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I'm afraid that I am not too well versed in philosophy so I do not know whether this is a silly question, but I've had some difficulty in finding out what this is called.

Question:

Suppose we had a judicial system which tried to uphold the idea that justice is when an offender makes right exactly what he has done wrong to society, and furthermore, all practical precautions are taken to maintain peace. What school of thought would this belong to?

One sentence Explanation of "Further Explanation":

I am looking for a justice system that holds practicality above everything else, but tries its best to stay agnostic to every other belief, value, or philosophy (of course, in some instances it may be more practical to favor major values of the society that this justice system was meant to serve).

Further Explanation:

So if a man were to steal a purse, and was convicted in court, he should have to not only return the purse with all its contents, but also, in some way (possibly monetary or otherwise), make up for the cost of taking time away from the jury, the judge, the victim, and anyone else who may have been involved in making this system work.

Furthermore, the man has caused harm to society by setting an example (of course the harm done to society by setting an example depends on how influential this person is, including possible media presence, esteem in society, or even on a smaller scale, having children, etc. ) and this may further harm society as it may increase the chances of other members to commit similar crimes. So then the system/society, would decide how this man would make it right.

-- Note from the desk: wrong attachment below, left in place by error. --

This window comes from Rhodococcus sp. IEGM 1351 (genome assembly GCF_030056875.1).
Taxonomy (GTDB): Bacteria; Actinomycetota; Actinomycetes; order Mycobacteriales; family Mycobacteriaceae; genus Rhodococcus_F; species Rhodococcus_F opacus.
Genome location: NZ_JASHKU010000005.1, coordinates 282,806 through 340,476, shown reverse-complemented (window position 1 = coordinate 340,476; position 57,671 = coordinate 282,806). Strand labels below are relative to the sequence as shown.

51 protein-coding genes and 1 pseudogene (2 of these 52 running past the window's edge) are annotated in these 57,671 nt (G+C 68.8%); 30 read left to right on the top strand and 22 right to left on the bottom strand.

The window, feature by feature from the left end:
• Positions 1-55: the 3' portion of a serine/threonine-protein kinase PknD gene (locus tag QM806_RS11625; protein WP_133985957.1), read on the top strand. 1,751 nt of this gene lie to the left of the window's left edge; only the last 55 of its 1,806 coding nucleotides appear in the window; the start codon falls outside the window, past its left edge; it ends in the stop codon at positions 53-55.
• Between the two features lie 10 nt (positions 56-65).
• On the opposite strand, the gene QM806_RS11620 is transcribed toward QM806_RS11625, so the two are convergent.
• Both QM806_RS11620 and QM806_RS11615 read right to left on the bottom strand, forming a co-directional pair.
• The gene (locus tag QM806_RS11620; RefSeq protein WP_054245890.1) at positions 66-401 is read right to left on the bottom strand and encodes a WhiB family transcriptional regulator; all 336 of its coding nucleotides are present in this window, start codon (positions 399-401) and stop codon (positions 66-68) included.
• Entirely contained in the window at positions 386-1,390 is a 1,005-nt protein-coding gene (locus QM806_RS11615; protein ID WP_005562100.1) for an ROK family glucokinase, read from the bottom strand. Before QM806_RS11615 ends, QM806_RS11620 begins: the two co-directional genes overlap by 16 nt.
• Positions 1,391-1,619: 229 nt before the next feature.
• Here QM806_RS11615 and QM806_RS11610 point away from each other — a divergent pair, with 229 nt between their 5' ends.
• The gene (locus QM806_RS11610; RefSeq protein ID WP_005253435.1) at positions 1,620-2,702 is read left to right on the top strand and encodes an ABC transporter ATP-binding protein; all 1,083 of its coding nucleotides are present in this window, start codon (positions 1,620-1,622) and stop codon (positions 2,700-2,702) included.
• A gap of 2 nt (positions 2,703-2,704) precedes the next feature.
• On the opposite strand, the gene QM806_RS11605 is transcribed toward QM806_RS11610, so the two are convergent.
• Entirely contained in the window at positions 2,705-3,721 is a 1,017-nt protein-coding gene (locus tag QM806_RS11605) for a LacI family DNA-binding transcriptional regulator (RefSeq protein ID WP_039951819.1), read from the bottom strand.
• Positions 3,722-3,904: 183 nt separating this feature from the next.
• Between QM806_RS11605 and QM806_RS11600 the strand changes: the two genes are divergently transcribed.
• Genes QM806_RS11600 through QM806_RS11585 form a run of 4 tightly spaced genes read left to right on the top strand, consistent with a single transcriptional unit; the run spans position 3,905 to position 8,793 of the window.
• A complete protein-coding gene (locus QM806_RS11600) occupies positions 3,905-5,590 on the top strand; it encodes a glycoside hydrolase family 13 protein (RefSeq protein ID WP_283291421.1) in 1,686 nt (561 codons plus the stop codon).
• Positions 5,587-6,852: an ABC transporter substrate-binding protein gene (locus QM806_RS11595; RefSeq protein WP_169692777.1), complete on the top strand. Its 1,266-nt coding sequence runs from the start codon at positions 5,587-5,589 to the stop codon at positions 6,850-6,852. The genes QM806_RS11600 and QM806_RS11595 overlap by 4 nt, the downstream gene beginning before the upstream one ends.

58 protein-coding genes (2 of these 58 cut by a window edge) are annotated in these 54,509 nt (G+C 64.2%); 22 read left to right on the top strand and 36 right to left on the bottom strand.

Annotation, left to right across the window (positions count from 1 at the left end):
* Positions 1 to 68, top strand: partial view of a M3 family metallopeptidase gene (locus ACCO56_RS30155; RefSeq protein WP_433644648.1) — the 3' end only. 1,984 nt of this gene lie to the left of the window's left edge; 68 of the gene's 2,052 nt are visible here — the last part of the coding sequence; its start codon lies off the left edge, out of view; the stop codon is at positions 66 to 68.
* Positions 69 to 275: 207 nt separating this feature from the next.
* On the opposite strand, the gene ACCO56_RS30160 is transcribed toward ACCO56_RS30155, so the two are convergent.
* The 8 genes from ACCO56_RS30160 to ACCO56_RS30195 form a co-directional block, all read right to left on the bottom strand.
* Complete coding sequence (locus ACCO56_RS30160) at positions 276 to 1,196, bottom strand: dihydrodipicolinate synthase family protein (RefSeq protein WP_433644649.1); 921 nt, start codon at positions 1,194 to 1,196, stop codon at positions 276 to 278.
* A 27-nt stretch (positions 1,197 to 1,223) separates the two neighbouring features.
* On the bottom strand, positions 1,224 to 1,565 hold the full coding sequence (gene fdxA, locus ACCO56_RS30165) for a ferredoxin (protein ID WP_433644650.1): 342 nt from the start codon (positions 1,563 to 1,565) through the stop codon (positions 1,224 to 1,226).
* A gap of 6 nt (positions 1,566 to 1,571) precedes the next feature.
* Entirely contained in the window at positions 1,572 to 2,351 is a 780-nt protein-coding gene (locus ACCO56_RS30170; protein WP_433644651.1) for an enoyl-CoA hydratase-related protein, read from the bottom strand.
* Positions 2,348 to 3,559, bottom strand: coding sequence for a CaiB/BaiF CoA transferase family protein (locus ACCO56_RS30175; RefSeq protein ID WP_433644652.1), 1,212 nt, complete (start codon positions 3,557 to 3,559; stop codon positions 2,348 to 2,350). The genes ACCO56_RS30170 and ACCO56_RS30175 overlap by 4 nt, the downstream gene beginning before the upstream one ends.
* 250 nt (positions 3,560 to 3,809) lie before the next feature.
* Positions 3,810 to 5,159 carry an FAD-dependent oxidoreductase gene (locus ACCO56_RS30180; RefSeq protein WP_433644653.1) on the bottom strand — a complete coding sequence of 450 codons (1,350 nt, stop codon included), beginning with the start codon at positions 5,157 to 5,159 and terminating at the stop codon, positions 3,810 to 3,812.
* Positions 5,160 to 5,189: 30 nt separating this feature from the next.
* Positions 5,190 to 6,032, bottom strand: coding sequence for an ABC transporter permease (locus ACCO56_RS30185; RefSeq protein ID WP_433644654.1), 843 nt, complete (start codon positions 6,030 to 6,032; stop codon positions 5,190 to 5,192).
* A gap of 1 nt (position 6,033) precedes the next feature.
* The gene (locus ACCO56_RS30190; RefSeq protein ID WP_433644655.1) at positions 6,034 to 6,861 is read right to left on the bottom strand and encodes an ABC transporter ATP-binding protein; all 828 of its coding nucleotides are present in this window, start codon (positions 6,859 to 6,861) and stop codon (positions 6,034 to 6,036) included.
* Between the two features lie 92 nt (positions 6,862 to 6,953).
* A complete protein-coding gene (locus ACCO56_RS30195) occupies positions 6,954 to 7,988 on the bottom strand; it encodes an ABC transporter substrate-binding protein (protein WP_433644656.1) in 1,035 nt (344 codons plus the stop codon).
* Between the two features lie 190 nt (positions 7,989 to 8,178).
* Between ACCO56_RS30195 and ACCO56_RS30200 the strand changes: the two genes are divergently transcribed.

In this system, if a man were to be sentenced to jail, it is only under the belief that if the man, in his current state is harmful to society, and the man upon spending time in whatever 'corrective program' will either be beneficial, or at least benign to society. Furthermore, the cost of this program, would probably be paid for by the offender, as it may be considered unjust that the offender's corrective program be paid for by taxpayers.

In cases of murder, etc., implementations may get even more complicated, due to differences in what society believe a person is worth (is it possible to 'repair' something like murder?, even in cases other than murder, is it possible to compensate for someone's time with money?), how much has the action harmed society (how harmful is the act of murder, in addition to having killed someone? It is at the very least likely to have contributed to, disrupting the peace, causing panic, etc. which would probably be considered a harm to society). In such a situation, the system tries to make best of a bad situation -- for instance, if after reasonable study of the murderer's character, society's values and other factors, it is believed that releasing the offender is the best alternative for society, that is what it may choose to do.

As far as death sentence is concerned, it should not be out of 'righteousness', but out of practicality. Of course, exile, and other forms of solutions (as opposed to 'punishments') may be considered first, to figure out what would be the best course of action for the society, given its values.

Kinda shorter explanation..:

So in short, I am asking about a justice system independent of vengeance (i.e. there is no reason to 'punish' anyone, or hurt someone just because they have done something wrong, but all effort is made to repair all unjust harm in the 'fairest' way possible, and take reasonable action to make sure it does not happen again), that is also sustainable (since the system itself would be paid for by the offenders, as much as possible).